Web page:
If you’ve been thinking about buying or rescuing a German Shepherd, you’ve probably heard the term “American German Shepherd Dog” while doing your research.
But what exactly does it mean?
Welcome to our guide to the American German Shepherd Dog. We’ll take a look at the history of this dog, and how they differ from the classic German Shepherd Dog, or GSD.
In this article, you’ll also find information about the American German Shepherd Dog’s appearance, temperament, and health.
All with the intention of helping you find out more about these characterful dogs.
Where Does the American German Shepherd Dog Come From?
It’s impossible to look at the American German Shepherd Dog, without also taking into consideration the German Shepherd Dog.
In short, the American German Shepherd is not considered a separate breed to the German Shepherd Dog.
It can help to think of the American German Shepherd, and the German Shepherd as different lines of the same breed.
Let’s take a brief look at the history of the German Shepherd Dog, before we examine where the deviation towards the American German Shepherd began.
The German Shepherd Dog breed can be traced back to 19th Century Germany. Cavalry Officer, Captain Max von Stephanitz, decided he wanted to create the perfect dog for herding sheep.
He dedicated the next 35 years to developing and perfecting the breed. And so the German Shepherd Dog we know today was born.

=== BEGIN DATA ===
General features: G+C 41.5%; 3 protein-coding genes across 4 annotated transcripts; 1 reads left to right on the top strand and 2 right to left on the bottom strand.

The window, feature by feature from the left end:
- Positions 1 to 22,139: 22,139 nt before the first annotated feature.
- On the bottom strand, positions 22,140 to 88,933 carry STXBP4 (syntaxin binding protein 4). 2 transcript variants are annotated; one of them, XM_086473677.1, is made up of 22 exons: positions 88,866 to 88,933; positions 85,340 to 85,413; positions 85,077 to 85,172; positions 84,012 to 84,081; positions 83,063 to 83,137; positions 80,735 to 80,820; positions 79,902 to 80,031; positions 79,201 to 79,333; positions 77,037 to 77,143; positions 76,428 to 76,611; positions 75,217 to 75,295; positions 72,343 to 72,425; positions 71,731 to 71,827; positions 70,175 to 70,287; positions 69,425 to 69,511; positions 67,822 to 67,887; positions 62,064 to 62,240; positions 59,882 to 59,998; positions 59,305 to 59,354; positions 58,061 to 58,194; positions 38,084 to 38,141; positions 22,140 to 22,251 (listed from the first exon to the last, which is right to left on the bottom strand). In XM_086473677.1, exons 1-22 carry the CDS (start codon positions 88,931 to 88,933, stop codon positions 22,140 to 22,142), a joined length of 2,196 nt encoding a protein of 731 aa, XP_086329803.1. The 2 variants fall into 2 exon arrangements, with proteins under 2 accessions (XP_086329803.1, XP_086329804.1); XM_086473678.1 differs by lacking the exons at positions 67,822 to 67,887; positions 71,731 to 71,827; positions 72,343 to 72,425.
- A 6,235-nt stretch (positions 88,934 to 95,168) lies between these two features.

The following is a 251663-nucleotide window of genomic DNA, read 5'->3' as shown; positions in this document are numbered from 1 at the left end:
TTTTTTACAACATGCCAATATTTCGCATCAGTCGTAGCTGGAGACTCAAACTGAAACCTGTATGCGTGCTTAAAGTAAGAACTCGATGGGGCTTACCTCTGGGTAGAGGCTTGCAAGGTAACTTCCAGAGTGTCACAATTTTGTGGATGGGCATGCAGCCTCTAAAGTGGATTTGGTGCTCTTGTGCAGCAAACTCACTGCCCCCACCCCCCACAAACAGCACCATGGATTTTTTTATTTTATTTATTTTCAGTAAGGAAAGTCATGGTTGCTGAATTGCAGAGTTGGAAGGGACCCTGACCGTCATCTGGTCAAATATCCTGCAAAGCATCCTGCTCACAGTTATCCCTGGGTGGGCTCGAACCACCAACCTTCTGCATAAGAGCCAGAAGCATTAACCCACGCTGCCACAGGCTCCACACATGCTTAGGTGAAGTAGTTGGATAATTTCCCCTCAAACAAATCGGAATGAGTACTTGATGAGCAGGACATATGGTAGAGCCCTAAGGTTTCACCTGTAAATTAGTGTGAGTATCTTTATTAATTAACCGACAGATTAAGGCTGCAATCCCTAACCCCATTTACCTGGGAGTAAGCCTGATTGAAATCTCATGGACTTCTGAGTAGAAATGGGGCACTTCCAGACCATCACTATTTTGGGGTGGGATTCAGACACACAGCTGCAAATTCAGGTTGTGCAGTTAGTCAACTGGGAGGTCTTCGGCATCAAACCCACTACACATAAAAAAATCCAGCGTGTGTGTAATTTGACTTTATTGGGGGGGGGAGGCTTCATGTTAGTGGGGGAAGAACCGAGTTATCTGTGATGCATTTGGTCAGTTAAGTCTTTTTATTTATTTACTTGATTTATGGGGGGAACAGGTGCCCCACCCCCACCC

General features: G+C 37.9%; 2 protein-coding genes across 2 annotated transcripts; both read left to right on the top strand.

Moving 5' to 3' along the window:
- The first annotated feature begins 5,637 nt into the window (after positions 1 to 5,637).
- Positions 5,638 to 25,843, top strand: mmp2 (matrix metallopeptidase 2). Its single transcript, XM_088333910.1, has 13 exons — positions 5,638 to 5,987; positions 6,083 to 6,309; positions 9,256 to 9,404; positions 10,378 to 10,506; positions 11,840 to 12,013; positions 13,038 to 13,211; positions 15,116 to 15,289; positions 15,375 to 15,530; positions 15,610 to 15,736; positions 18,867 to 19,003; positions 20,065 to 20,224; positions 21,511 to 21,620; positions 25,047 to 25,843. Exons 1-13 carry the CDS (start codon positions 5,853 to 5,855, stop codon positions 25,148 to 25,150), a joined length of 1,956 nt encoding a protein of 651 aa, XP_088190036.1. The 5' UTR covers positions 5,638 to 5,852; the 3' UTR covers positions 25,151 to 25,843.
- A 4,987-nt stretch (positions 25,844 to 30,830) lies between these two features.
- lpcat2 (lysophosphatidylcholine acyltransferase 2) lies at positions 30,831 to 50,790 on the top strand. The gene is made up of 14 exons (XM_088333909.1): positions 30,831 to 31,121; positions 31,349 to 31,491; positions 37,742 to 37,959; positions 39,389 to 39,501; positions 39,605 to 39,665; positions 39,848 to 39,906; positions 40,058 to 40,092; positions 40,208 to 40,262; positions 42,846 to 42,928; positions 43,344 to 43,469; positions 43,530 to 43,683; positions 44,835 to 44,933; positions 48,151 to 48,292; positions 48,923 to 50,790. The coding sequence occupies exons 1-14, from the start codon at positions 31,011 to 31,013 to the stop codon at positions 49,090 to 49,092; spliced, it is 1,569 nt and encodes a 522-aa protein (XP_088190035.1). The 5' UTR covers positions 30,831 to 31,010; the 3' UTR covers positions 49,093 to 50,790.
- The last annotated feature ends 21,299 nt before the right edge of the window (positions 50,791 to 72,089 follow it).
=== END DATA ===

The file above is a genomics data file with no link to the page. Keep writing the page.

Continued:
When these German Shepherd Dogs were exported to the United States in the 1900s, the variation that we know as the American German Shepherd dog began to evolve.
The Difference in Interpretation of Breed Standards
One of the main reasons that the American German Shepherd Dog began to develop as a separate line to the traditional German Shepherd, is due to the subtle differences in the interpretation of the breed standards in different countries.
But, if you compared dogs from the two lines side by side, it’s now quite easy for an experienced breeder to tell the difference between an American German Shepherd Dog, and a German Shepherd Dog.
One reason for the difference is the intended purpose of these dogs.
For example, German Shepherd Dogs are intended as
- herding dogs
- police dogs
- search and rescue dogs
- assistance dogs.
While they also excel in the show ring, the German Shepherd Dog was always meant to be a working breed.
In fact, the official governing body for the breed, the Verein für Deutsche Schäferhunde (also known as the SV) say that: